‘Pailwaan' is about finding talent and encouraging it

‘Pailwaan' is about finding talent and encouraging it

Having directed three films, S Krishna shed slight on his struggles of making it big. His latest film is set to release this Friday

I have always been a movie buff. As a teenager, I would make sure that I watched every single film that hit the screens. I was more excited if the film was a Dr Rajkumar one.

Every time I watched a movie, especially as a teenager, I remember being fascinated by the angry-young-man character and somewhere that thought is reflected in my films today.

I began my career in the film industry as a cinematographer with ‘Heart Beats’. I must have worked in at least a dozen films before I got my first big break in ‘Mungaru Male’. It changed my life forever. I was flooded with offers, not only from the Kannada industry but also from the Tamil and Telugu industries. 

The appreciation and recognition that I got after ‘Mungaru Male’ definitely made up for my years of struggle. I also realised that I yearned to do more.

I had many more stories building up that I wanted to share. That’s when I decided to direct ‘Gajakesari’. The film did well and my next film ‘Hebbuli’ was also a roaring success. 

Having directed three films, including ‘Pailwaan’ releasing on September 12, I realised that my stint as a cinematographer has helped me enhance and tighten the visual experience. A cinematographer is like a vice-captain and works hand in hand with the director. He or she executes the director’s vision.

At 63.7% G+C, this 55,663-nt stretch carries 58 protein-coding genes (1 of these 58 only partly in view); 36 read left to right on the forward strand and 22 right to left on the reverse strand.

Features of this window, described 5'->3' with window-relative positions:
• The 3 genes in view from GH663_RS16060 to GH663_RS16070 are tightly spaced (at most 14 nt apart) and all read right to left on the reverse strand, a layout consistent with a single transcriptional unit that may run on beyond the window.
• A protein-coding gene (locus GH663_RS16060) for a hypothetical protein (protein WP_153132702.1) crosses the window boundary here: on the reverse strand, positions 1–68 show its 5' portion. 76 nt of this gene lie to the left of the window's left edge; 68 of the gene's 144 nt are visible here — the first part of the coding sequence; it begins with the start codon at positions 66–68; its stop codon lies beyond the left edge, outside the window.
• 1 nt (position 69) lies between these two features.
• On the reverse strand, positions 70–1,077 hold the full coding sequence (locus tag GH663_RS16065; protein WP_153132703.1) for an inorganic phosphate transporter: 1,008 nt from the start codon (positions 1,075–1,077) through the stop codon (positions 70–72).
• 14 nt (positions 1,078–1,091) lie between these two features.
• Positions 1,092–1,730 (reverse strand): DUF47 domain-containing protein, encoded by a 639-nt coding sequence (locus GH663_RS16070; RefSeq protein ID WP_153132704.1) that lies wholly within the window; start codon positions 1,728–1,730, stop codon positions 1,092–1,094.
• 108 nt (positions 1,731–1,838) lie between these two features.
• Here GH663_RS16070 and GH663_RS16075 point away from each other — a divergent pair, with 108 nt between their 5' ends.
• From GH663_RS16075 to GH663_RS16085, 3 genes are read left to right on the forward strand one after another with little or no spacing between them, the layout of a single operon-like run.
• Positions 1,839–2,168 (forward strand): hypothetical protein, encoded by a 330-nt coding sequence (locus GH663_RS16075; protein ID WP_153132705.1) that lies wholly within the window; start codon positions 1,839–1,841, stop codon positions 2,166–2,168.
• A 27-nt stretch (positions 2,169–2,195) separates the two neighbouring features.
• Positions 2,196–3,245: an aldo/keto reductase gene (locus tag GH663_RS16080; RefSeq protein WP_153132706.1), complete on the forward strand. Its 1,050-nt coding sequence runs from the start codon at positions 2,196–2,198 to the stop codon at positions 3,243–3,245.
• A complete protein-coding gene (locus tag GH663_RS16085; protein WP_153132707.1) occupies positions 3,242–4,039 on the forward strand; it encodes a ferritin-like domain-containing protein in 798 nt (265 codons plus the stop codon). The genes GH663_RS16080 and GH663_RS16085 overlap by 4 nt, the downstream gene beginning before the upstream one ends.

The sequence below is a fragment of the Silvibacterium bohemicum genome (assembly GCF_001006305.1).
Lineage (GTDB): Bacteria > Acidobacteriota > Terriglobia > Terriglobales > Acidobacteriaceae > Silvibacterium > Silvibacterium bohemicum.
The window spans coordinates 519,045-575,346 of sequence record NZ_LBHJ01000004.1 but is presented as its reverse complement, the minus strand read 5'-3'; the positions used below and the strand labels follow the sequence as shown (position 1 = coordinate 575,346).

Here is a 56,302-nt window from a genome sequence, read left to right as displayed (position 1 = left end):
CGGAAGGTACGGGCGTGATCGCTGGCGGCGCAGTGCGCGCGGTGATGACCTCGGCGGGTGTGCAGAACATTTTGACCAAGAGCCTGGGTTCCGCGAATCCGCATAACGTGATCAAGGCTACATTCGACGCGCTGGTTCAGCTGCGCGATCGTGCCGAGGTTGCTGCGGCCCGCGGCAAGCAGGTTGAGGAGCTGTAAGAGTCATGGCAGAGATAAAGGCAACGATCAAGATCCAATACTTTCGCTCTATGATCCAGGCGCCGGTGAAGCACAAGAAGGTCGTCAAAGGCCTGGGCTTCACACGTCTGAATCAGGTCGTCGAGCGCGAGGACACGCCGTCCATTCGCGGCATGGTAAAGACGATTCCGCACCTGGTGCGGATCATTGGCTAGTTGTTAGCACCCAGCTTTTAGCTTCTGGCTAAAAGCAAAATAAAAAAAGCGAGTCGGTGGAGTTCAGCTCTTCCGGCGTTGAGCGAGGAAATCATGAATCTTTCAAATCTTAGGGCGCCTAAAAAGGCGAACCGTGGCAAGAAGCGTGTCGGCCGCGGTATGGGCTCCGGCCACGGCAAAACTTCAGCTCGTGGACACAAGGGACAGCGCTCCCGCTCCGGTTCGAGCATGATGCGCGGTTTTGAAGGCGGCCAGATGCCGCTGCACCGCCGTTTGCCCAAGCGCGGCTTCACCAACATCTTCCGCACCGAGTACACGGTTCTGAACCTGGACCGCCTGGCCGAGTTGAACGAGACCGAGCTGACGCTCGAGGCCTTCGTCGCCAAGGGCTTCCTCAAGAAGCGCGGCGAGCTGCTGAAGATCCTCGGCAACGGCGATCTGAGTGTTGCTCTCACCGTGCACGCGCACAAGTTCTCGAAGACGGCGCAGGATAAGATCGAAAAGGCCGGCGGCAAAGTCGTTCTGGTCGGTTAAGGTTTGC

Films with a message

I come from a lower-middle-class family and films with a larger-than-life figure have always fascinated me. I have grown up watching such films. My films have always reflected this. If ‘Gajakesari’ is about deforestation, ‘Pailwaan’ is about identifying one’s talent and encouraging it. I believe that films can make or break a director. Most of my films are entertaining but they come with a strong message.

Family: A great support system

I am a true Bengalurean. I completed my schooling from East-West School in Rajajinagar and did my pre-university in VV Puram College. I went to Bangalore Film Institute to complete a course in cinematography.  

No one in my family is from the film fraternity. They were surprised when I told them that I wanted to make a career in films. They didn’t have a clue about the industry and I had no godfather to guide me. But my family, including my wife, had immense faith in my potential.

I started my career in television but found no ground there. I then did a short stint in corporate films but to no avail. I later ventured into films. But that journey wasn’t easy. I had to struggle to make both ends meet. Opportunities were far and few in number. I have, during my initial years, knocked on many doors and returned disappointed. There have been nights when I have gone to bed hungry. I never let my family know that. I am grateful that they gave me the chance to chase my dream. 

There’s a soul in ‘Pailwaan’

I was impressed with the Khelo India concept. Sport is an important part of a child’s life. But it is often put on the backburner and kids are forced to focus on their academics. ‘Pailwaan’ sends out a message that real talent in every field, mainly sports, must be identified and encouraged. We must nourish young talents. I have seen that a lot of my friends weren’t able to chase their passion for sports because their parents wanted them to focus on something else. They had to leave their first love behind and toe their parent’s line. ‘Pailwaan’ is a film with a soul.

(S Krishna)

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